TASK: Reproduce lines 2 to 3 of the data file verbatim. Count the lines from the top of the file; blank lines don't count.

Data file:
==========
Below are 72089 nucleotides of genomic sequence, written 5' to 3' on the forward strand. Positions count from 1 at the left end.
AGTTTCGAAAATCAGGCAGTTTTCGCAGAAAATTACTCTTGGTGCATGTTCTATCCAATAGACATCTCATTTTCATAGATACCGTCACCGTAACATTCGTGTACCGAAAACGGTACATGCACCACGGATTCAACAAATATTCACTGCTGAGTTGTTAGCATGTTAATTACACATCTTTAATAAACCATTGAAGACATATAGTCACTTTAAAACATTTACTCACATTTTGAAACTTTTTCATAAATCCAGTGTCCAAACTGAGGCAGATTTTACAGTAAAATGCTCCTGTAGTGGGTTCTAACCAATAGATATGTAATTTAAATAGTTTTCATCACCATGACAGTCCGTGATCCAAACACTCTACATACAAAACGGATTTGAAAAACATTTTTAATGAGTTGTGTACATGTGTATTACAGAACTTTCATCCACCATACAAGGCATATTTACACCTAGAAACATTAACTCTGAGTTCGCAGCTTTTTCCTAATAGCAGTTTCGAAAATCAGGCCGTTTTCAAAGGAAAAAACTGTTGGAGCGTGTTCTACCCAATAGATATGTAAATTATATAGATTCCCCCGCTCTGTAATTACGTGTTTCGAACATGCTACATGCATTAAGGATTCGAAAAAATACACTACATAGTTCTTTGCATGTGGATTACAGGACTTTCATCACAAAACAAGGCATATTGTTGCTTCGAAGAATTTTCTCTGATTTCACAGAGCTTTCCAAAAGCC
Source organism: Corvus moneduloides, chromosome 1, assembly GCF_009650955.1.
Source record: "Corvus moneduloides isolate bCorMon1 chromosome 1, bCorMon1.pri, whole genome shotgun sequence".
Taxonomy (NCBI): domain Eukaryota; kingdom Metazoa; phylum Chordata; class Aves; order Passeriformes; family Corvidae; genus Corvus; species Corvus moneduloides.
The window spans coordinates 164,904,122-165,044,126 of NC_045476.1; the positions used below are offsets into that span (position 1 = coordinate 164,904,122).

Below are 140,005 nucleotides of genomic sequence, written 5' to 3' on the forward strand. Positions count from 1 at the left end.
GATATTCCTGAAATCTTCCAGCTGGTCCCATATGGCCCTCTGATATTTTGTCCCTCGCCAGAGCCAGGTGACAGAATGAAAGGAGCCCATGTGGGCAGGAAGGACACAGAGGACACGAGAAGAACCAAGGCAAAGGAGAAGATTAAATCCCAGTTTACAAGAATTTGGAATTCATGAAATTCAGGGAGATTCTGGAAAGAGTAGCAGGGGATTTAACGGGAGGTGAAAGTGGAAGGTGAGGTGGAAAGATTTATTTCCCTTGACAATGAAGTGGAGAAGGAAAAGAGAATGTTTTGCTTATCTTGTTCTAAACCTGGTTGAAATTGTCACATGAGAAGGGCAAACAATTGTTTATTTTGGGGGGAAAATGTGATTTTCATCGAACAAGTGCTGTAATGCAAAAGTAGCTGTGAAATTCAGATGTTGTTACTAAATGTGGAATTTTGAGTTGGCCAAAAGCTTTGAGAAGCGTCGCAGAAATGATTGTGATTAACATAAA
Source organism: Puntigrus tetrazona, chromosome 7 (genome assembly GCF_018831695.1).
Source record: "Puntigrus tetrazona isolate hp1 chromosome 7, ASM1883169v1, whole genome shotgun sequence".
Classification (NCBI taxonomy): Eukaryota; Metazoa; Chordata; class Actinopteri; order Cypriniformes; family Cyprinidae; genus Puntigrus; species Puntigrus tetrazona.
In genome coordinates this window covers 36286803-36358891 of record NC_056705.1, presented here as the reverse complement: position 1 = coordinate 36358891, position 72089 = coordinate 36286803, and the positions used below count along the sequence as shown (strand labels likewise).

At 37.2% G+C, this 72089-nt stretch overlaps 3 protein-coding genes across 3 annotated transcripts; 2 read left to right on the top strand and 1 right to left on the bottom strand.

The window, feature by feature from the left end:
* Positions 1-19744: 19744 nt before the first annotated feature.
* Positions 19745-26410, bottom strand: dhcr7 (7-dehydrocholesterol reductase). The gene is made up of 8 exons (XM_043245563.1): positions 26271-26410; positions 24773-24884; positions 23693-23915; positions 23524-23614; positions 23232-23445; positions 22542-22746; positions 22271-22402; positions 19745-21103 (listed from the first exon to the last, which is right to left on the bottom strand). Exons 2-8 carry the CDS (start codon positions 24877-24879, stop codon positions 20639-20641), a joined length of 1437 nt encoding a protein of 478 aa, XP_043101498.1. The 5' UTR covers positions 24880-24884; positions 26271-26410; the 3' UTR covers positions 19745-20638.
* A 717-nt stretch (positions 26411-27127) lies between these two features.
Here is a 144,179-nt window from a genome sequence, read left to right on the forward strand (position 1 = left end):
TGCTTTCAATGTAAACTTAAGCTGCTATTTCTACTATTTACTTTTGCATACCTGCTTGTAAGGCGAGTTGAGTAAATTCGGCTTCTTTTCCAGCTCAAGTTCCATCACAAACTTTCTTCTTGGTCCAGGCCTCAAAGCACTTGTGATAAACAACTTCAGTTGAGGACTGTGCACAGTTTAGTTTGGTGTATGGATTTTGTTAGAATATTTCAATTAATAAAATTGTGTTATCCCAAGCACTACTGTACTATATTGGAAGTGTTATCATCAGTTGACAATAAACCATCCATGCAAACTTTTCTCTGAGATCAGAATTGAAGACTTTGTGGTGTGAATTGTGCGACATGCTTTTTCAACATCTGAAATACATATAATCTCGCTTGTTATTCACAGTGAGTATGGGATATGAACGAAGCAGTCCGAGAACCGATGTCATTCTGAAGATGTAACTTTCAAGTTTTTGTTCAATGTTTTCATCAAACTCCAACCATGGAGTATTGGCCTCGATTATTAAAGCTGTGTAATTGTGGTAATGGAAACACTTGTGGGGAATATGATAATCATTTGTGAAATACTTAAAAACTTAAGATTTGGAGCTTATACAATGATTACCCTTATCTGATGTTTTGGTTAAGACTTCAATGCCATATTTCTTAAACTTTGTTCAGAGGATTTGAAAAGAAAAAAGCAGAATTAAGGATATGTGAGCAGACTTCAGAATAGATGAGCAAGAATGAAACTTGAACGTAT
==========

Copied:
AGTTTCGAAAATCAGGCAGTTTTCGCAGAAAATTACTCTTGGTGCATGTTCTATCCAATAGACATCTCATTTTCATAGATACCGTCACCGTAACATTCGTGTACCGAAAACGGTACATGCACCACGGATTCAACAAATATTCACTGCTGAGTTGTTAGCATGTTAATTACACATCTTTAATAAACCATTGAAGACATATAGTCACTTTAAAACATTTACTCACATTTTGAAACTTTTTCATAAATCCAGTGTCCAAACTGAGGCAGATTTTACAGTAAAATGCTCCTGTAGTGGGTTCTAACCAATAGATATGTAATTTAAATAGTTTTCATCACCATGACAGTCCGTGATCCAAACACTCTACATACAAAACGGATTTGAAAAACATTTTTAATGAGTTGTGTACATGTGTATTACAGAACTTTCATCCACCATACAAGGCATATTTACACCTAGAAACATTAACTCTGAGTTCGCAGCTTTTTCCTAATAGCAGTTTCGAAAATCAGGCCGTTTTCAAAGGAAAAAACTGTTGGAGCGTGTTCTACCCAATAGATATGTAAATTATATAGATTCCCCCGCTCTGTAATTACGTGTTTCGAACATGCTACATGCATTAAGGATTCGAAAAAATACACTACATAGTTCTTTGCATGTGGATTACAGGACTTTCATCACAAAACAAGGCATATTGTTGCTTCGAAGAATTTTCTCTGATTTCACAGAGCTTTCCAAAAGCC
Source organism: Corvus moneduloides, chromosome 1, assembly GCF_009650955.1.